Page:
Um, so yeah, and kind of going off of that, if either of you have any outside scholarships you would like to share, uh, do you mind talking about them or how that process worked? Yeah, so I don’t have any maybe default does. Yeah. So I think all the ones that I’ve got have just been like amalgamations of things that are going on in the community.
Um, your, your township might provide stuff. Your like my credit union gave me a scholarship. Um, like it’s really random things. Um, if you’re looking for like big ticket scholarships though, like I would check out like the Coca-Cola foundation, they give out like $40,000 scholarships or something like that, but they also only give it out to 150 people.
So there’s like a little bit of like, uh, well, you get it. I don’t know. Um, like, but I, I would honestly just go on, um, shoot, like literally what is the, there there’s websites that like list a bunch of scholarships for you and also, uh, CollegeAdvisor has resources for, um, finding and applying to scholarships.
Like we have an entire database for that, and that’s provided to you. I’m pretty sure as you, as you, like when you join on as, as a client, so quick plug for that. Yes. And kind of going off of that for those in the room who aren’t already working with us, we know that the admissions process can be overwhelming for parents and students alike, especially with, um, looking into these Ivy league institutions and trying to figure out financial aid and how to get your application just right for all of these schools.
Um, but we wanna offer you our services. Um, so if you go to app.CollegeAdvisor.com. You can sign up for a free, um, you can set up your account with us where you can explore different website, um, webinars, uh, our different resources, and you can set up a free consultation with us with our, um, with our admissions specialist team, uh, and find out more about what our packages are, what we offer and really through CollegeAdvisor, you not only get access to our financial aid um, college list, building team and our, um, essay review team, which can help you through out every part of the application.
You also get wonderful advisors such as Deepak and Hiba, um, to really figure out, um, what you need to do to apply to these schools. And our advisors were accepted into a plethora of schools. So they can really give you insight, um, into the application process, into applying to top schools and what it’s like being at these schools and in different majors and the match team is great at matching you with someone who fits those needs that you have.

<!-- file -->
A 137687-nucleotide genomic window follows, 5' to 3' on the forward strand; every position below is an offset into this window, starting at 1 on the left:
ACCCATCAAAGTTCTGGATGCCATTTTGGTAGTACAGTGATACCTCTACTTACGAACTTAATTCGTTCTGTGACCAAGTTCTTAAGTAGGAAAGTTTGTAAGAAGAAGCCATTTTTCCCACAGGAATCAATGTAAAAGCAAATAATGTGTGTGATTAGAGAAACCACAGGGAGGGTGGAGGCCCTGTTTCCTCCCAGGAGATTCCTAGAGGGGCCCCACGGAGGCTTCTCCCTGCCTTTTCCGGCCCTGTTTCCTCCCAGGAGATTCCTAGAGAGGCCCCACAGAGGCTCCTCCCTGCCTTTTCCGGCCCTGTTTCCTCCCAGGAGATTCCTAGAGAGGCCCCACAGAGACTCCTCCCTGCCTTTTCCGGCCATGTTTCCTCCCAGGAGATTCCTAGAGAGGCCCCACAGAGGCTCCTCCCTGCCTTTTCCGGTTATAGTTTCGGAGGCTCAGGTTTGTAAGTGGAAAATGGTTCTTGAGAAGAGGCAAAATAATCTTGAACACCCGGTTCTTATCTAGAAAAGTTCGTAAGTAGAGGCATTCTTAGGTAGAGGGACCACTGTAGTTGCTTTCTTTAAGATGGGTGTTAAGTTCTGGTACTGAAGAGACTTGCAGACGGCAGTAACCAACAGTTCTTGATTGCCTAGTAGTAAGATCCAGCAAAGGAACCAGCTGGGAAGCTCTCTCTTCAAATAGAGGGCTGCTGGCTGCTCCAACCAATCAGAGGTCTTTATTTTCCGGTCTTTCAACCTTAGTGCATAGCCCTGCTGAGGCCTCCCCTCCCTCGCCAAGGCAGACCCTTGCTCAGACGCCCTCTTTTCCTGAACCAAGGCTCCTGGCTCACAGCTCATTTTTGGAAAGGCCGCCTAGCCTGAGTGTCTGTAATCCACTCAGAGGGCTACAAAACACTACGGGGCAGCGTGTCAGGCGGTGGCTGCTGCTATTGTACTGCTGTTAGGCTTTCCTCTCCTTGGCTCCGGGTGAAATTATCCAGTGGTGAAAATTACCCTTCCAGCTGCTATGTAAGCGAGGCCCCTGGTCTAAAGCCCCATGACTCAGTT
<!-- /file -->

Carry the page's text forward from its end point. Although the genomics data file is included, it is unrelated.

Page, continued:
So we do highly recommend going to app.CollegeAdvisor.com to find out more information about that. And, um, to find out about getting an advisor who can help you with these more niche, um, questions that I am seeing in the chat, especially about pre-med. We do have a lot of advisors that are pre-med or have finished pre-med, um, and are going into medical school.
Uh, so definitely check out our services, um, so that you can get the support that you need now back to the Q&A, and, um, if, either of y’all see any questions in the chat that you wanna get to specifically feel free to just direct, um, message them, but to go onto the next question, um, how would you. Say, um, uh, what we call it up pen’s academic rigor.
Is, would you say it’s a very cutthroat campus or how do you think students and professors and courses are like at UPenn? I think so this one, so I think Deepak and I will probably have like a few different opinions on this. Um, pre-med in general is pretty cutthroat. It’s kind of insane. Um, I see a lot of like questions on the side too, so I’ll try to like incorporate them in like my answer, but I’ve noticed that in my minors.
So the one, one of my minors is through war, the other minors, like art. So you can’t really be cutthroat in art where like drawing all the time, but in like the other classes. So, um, hold on. I think my Internet’s like a little choppy. Yeah. you’re good.
Okay. I think it’s working now. Yeah. Okay, cool. But, um, as I was saying in like my art and my like business one is like, not that cutthroat, but like premed is pretty cutthroat, but other than that, it’s kind of like, you can find people to kind of work with that makes it a little bit better, but in terms of just like courses, sometimes it’s a little stressful, but there’s a lot of like support groups and stuff that you can kind of get out of while studying pre-med, especially at Penn, I’m sure.
Deepak has some opinions about like Wharton too. So I’ll let ’em like talk about that. Yeah. So my thoughts are that, um, first and foremost, I think Wharton is one of the most like collaborative spaces that I’ve been in, in my entire life. Um, I remember like coming in, I was like really nervous. Cause I was like, what happens when you put like literally all the like nations in the world’s like top people in one room who are all trying to get like the same types of jobs and like trying to get to the same to classes and get A’s and like.